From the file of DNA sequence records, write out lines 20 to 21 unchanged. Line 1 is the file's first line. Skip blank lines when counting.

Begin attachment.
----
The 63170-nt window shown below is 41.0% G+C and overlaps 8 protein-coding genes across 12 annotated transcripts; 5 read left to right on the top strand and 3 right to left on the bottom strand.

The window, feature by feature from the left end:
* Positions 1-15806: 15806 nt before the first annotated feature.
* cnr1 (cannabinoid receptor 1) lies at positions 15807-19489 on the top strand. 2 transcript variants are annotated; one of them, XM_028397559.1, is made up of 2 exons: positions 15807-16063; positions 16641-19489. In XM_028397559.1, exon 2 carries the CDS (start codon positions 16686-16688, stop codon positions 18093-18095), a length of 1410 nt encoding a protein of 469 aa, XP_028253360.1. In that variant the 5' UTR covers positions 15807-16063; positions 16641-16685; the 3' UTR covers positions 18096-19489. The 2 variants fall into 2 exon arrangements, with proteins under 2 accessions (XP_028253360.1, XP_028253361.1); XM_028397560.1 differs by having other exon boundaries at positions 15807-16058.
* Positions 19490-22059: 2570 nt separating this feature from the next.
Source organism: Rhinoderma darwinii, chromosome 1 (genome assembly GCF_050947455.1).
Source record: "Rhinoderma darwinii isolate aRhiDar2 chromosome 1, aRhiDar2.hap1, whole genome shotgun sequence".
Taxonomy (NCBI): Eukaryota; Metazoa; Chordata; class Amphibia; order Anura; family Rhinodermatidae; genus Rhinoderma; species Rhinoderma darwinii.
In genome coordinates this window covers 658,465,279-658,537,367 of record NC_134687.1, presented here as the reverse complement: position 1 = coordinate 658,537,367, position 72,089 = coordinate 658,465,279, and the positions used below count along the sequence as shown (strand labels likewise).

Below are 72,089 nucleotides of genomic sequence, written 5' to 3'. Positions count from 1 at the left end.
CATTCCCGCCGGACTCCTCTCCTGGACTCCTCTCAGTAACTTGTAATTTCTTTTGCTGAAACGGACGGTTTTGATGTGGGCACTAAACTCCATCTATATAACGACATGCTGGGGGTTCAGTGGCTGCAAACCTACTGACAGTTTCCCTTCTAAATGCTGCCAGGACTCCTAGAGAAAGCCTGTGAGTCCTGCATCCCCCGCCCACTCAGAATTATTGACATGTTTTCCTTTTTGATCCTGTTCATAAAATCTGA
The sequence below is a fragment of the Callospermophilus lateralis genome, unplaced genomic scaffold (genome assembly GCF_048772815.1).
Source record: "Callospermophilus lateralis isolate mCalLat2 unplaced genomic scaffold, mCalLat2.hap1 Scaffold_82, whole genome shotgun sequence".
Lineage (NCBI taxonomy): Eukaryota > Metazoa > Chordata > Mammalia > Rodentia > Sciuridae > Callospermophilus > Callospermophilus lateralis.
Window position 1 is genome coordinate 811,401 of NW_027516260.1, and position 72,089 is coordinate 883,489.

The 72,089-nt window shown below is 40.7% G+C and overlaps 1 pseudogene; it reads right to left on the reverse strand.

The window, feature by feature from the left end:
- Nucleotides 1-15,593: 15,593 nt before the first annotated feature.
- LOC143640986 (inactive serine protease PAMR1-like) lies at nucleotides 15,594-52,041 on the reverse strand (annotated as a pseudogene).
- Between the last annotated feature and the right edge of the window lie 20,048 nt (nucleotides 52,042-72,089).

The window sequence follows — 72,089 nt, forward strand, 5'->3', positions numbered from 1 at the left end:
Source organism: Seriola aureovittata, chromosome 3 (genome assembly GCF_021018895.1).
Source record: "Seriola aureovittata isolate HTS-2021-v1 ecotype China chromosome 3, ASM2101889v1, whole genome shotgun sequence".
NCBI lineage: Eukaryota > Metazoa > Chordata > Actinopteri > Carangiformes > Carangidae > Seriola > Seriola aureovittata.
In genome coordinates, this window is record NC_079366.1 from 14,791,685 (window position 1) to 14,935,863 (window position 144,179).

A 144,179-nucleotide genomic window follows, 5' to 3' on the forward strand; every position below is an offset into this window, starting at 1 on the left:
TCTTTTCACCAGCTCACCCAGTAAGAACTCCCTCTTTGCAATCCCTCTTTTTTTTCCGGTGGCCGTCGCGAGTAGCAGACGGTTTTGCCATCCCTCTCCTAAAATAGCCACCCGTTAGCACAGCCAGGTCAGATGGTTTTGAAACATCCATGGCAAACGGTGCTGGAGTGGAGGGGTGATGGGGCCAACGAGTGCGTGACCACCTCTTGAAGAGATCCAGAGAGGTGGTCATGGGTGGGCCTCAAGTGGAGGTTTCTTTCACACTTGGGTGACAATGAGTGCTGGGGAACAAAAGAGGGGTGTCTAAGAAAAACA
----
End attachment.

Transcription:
- Between the last annotated feature and the right edge of the window lie 20,048 nt (nucleotides 52,042-72,089).

The window sequence follows — 72,089 nt, forward strand, 5'->3', positions numbered from 1 at the left end: